The state of California has been the leading milk-producing state in the US since 1993 when it first surpassed Wisconsin. In fact, nearly one-fifth of the milk in the whole country comes from California. Virtually all milk production is based in the northern part of the state. Dairy is one of the leading agricultural commodities in California. In 2016, milk production in the state brought in more than $6 billion of cash receipts. Nearly half of the milk produced in California is used to make cheese in the state. California has 1.73 million cows, each of which produced an average of 22,916 pounds of milk as of 2017.
For a long time, Wisconsin was the center of the US dairy industry, hence the state nickname, “the dairy state.” This changed in 1993, however, when California surpassed Wisconsin as the state with the most milk production. Nevertheless, Wisconsin remains a dairy powerhouse. In 2019, the state’s dairy farmers produced a whopping 30.6 billion pounds of milk. Wisconsin is home to almost 7,000 licensed dairy cow herds or 1,260,000 cows in total. The state produces about 14% of the milk in the US.
Idaho is perhaps better known for producing potatoes, but it is also the third-biggest milk-producing state in the US. In fact, although the state is third in total annual milk production, it is number one in milk production per capita. Some of the milk produced in Idaho is used to produce one billion pounds of cheese each year. Speaking of cheese, in 2020, an Idaho-based milk producer, Idaho Milk Products, took first place in the 33rd biennial World Championship Cheese Contest.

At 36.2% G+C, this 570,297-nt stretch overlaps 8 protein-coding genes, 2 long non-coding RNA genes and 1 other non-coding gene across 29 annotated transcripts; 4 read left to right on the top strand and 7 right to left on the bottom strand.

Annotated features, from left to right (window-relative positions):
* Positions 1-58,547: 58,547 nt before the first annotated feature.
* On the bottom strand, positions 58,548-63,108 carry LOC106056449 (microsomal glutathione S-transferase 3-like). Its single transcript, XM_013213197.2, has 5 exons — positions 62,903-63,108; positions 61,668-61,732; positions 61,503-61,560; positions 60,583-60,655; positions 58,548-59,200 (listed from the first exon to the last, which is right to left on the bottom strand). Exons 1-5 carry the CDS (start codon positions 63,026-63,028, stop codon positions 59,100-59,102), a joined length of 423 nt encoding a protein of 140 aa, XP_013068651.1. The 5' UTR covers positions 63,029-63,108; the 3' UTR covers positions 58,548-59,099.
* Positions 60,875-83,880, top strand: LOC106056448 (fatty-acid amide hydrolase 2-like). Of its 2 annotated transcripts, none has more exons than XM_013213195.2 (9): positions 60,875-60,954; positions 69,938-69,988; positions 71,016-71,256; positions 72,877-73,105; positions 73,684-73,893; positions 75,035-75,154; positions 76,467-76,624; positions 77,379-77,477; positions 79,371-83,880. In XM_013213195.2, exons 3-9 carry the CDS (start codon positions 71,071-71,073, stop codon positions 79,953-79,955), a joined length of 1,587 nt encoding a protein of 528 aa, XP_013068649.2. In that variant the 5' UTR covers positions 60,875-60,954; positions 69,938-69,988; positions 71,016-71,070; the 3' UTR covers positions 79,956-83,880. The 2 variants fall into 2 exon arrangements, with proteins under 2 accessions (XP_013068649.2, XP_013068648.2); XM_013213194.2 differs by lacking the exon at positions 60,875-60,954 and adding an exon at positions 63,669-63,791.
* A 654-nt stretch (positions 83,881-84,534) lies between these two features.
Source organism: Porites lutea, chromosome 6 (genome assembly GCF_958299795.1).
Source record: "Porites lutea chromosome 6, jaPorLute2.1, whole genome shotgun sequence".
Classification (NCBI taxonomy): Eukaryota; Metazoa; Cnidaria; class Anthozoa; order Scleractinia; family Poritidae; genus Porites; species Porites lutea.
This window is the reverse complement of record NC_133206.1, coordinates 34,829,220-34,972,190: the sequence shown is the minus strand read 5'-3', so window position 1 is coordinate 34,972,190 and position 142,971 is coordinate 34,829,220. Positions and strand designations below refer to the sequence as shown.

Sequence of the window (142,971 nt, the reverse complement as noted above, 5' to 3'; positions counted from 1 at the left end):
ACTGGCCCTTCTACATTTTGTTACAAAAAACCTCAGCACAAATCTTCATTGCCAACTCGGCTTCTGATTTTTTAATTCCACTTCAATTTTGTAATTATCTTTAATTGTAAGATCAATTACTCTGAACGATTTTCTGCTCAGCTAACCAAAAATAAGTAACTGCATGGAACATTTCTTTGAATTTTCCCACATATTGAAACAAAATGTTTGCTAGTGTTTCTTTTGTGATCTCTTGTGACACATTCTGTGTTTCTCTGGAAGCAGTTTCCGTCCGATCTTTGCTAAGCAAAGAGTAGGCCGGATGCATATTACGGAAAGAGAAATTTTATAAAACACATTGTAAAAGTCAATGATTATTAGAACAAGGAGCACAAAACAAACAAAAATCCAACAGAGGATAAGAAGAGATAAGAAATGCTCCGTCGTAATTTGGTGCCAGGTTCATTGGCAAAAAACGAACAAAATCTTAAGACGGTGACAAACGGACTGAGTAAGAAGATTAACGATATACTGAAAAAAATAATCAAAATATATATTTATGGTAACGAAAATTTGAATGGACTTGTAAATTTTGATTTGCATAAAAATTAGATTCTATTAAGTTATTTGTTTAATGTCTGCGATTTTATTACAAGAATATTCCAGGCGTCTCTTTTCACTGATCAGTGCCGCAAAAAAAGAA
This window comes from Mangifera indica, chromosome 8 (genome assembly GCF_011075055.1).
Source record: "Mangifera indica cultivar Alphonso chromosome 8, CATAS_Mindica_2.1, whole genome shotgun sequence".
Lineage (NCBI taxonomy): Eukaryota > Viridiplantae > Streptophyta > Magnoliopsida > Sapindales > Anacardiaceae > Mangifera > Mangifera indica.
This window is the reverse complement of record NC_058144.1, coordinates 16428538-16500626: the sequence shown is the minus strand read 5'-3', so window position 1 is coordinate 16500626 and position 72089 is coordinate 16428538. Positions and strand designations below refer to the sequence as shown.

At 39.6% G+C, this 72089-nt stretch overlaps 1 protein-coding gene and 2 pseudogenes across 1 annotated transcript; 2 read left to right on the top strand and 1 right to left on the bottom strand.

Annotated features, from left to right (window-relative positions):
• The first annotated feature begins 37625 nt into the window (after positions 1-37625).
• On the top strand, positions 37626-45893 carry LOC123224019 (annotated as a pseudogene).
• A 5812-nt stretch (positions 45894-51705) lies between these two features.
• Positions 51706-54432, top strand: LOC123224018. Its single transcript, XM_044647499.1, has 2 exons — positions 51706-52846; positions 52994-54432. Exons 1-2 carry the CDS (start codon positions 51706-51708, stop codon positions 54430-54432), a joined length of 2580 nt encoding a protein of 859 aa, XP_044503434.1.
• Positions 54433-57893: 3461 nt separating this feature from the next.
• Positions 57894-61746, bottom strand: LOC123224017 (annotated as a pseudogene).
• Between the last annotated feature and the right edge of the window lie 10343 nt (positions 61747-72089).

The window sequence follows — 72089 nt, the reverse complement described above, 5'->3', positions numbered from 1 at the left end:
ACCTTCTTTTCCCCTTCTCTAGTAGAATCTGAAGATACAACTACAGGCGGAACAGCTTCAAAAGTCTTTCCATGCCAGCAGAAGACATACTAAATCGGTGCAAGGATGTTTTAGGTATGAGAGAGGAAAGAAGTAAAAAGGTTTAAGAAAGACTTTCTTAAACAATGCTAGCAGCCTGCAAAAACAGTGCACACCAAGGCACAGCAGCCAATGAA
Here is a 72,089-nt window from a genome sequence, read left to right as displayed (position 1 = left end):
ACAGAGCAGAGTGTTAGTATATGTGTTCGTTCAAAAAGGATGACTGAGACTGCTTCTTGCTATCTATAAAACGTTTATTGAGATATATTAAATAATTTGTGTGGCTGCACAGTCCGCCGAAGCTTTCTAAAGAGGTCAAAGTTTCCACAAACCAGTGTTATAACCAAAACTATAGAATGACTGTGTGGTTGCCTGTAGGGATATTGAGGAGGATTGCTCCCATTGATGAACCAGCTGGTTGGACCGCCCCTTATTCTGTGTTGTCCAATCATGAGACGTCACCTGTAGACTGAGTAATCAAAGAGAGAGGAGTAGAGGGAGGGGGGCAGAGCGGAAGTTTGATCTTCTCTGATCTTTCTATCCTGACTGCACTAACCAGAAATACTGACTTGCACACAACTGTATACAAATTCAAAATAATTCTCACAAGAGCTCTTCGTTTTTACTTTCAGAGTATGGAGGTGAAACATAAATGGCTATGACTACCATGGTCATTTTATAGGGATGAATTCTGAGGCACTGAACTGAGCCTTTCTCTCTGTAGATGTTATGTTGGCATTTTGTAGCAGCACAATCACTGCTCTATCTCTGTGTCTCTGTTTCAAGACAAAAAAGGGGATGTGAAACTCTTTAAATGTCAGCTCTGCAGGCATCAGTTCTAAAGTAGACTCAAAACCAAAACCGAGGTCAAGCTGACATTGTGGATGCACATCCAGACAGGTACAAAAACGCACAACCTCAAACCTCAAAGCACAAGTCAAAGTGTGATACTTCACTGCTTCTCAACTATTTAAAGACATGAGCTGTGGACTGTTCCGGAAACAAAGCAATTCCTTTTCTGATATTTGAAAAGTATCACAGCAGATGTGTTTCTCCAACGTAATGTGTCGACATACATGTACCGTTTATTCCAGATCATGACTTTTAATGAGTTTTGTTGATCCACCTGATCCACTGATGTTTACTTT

The Future Of The US Dairy Industry
Lately, the US dairy industry has fallen on hard times. The COVID-19 pandemic has taken a huge toll on America’s dairy producers. For example, demand for dairy products inside the US has fallen significantly as stay-at-home orders have been issued throughout the country, leading to the closure of restaurants, schools, and stores. At the same time, however, cows are still producing milk, so there is too much supply. In fact, many dairy farmers have taken to dumping the milk that they produce because they have nowhere to sell it.
Even before the onset of the COVID-19 pandemic, the American dairy industry already faced significant challenges. One of those challenges is the growth of milk alternatives, most of which are plant-based. These alternatives have become increasingly popular due to the belief held by some that they are healthier than milk. Some consumers also like them because they are more environmentally-friendly, or because they are making efforts to include more plant-based options into their diet. Indeed, the US dairy industry is often a target of environmental activists due to the harmful effects that it has on the environment: cows create a lot of greenhouse gases. Moreover, natural habitat is often destroyed in order to plant the crops that feed cows, or to make the land suitable for cattle grazing. Also a concern is the welfare of dairy cows. Hence, the US dairy industry is no stranger to both short and long-term challenges.